Friday, Jan. 11, 2013
Pacheco High teacher sculpts a career from art
Her photos and other works are on display at the library
By Thaddeus Miller / email@example.com
Sharon Caredio had a sort of personal renaissance just before moving to Los Banos.
"I started out normal -- just taking pictures of your kids and landscapes, that kind of thing," the 60-year-old artist said. "It wasn't a challenge; I wanted the action."
The Pacheco High art teacher is the latest focus of the Los Banos Library's local artist exhibit. Caredio's photography captures the action of sporting events like wrestling, rodeo and jousting, while her sculpture takes the shape of animals, masks and even a boot.
"I love working with three-dimensional forms," she said, "taking just a slab or block of clay -- like taking part of the earth -- and just turning it into something."
Originally from San Jose, Caredio worked in a veterinarian's office until about age 30 and then went back to school at California State University, Stanislaus, and the University of California at San Diego so she could become an art instructor.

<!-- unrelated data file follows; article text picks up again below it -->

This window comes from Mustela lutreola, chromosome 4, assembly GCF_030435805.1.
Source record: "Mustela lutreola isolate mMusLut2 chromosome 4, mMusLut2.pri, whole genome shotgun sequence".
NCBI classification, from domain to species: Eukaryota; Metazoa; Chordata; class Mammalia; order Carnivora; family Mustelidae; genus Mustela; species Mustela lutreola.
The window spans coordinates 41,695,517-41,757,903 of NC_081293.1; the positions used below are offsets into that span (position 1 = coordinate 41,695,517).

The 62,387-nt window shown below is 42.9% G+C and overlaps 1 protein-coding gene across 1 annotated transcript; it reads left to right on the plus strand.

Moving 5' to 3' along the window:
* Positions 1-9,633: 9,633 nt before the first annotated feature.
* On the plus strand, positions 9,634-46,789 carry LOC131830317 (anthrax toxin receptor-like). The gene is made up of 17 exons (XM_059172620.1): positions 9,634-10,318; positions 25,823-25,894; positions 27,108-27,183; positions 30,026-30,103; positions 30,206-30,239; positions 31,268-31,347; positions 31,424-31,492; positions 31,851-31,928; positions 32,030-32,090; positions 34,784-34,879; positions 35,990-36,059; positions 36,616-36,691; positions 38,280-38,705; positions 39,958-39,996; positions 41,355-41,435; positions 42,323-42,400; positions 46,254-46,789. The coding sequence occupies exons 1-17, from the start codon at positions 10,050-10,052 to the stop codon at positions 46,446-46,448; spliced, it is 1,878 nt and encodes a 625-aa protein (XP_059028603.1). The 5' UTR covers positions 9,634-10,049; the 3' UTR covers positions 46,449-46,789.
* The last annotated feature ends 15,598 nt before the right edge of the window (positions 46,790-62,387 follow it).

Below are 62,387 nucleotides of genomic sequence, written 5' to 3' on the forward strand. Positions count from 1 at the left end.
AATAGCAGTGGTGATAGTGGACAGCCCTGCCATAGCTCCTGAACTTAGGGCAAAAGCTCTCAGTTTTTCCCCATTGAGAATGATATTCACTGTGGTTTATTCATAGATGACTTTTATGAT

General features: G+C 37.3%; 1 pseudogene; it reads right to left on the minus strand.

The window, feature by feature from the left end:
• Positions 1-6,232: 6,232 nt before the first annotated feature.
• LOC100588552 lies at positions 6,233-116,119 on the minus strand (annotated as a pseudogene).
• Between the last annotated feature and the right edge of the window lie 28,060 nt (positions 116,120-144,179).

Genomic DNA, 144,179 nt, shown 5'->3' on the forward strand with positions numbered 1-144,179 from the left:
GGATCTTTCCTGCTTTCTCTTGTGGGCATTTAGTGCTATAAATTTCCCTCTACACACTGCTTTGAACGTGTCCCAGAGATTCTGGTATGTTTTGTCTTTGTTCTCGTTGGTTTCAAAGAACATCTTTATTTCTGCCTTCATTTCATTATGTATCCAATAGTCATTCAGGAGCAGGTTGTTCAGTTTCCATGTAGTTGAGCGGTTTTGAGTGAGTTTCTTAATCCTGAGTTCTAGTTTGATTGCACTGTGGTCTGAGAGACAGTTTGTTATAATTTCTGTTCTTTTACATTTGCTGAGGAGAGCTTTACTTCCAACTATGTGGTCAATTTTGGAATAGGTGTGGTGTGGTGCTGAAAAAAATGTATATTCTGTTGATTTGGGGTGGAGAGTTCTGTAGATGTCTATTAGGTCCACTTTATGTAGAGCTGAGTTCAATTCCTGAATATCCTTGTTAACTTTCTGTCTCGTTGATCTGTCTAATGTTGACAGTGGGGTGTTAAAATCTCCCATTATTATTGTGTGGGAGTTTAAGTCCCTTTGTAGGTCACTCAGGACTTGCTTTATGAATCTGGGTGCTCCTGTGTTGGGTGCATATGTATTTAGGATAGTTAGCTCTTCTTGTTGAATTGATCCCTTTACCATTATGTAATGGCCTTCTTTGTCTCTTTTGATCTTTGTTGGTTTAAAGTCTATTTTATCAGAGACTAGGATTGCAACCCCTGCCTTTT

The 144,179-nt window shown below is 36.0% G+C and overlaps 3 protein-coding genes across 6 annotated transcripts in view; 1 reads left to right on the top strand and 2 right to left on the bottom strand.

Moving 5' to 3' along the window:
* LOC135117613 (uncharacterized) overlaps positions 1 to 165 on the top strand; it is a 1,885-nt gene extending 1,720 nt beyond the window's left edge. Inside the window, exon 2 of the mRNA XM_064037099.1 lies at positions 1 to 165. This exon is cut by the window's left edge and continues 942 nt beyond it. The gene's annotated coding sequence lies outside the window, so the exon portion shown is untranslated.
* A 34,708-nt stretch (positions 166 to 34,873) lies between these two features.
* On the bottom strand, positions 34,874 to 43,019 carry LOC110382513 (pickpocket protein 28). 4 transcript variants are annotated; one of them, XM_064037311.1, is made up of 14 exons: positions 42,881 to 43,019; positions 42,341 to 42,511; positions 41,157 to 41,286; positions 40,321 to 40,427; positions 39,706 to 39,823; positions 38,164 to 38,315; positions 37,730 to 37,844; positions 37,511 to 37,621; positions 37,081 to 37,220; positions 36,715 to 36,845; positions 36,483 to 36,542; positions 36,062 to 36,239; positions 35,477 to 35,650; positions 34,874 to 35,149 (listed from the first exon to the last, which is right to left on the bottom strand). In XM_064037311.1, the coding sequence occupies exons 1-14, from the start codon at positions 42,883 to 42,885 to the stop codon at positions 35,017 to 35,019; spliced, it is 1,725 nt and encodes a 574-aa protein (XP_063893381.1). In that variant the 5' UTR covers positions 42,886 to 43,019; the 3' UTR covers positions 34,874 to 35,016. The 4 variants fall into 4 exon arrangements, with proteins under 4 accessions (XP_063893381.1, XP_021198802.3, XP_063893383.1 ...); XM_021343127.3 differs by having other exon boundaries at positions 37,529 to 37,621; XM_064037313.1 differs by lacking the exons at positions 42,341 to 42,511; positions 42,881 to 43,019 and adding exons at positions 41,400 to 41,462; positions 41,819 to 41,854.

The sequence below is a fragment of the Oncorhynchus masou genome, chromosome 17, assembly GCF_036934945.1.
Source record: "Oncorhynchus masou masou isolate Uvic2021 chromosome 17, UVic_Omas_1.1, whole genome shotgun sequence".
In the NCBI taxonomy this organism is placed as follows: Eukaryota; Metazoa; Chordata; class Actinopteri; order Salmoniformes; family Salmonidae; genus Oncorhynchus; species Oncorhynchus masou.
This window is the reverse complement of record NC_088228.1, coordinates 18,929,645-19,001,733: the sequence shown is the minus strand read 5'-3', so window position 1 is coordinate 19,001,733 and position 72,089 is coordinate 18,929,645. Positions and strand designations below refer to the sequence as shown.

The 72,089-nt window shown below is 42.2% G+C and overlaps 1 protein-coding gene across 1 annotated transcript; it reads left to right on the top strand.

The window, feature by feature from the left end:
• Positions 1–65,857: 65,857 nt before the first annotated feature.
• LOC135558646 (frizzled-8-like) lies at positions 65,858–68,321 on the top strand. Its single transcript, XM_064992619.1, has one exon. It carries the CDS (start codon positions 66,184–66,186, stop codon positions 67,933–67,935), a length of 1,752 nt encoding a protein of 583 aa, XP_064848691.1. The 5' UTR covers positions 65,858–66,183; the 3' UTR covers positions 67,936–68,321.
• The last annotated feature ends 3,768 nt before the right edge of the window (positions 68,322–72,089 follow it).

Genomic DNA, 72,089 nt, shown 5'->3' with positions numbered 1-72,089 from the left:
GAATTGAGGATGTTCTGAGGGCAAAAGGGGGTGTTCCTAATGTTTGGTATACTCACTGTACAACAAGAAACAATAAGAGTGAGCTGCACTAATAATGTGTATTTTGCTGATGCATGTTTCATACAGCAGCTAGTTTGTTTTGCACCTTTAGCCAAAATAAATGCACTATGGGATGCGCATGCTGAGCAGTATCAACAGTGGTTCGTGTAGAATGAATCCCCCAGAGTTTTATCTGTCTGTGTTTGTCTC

Caredio teaches a number of photography, drawing and sculpture classes at Pacheco High. The Los Banos Unified School District offered one photography class at Pacheco for the first time in 2011, Caredio said, and she's up to four classes this year.
The popularity of digital photography, she said, means 138 students share the 16 cameras at Pacheco High. The students also rotate use of the computer during the week, as photography classes nowadays come with an element of Adobe Photoshop Lightroom, a photo-editing software.
The mother of five and grandmother of 19 said she gets extra pleasure when she can get self-doubting students to produce art.
"Just seeing their excitement is just really great," she said.
Retired art teacher Robert Huddleston, who has known Caredio for two decades, described her as driven and family-oriented.
"She doesn't just leave things to chance," Huddleston said. "She's always intent on being really professional on anything she does."
Patti Ryan, a member of the Friends of the Library and the person in charge of the local-artists program, said the photos and sculptures will be on display until late February.
The next artist on the docket is painter McKenzie Hoskins.
Enterprise reporter Thaddeus Miller can be reached at (209) 388-6562 or by email at firstname.lastname@example.org.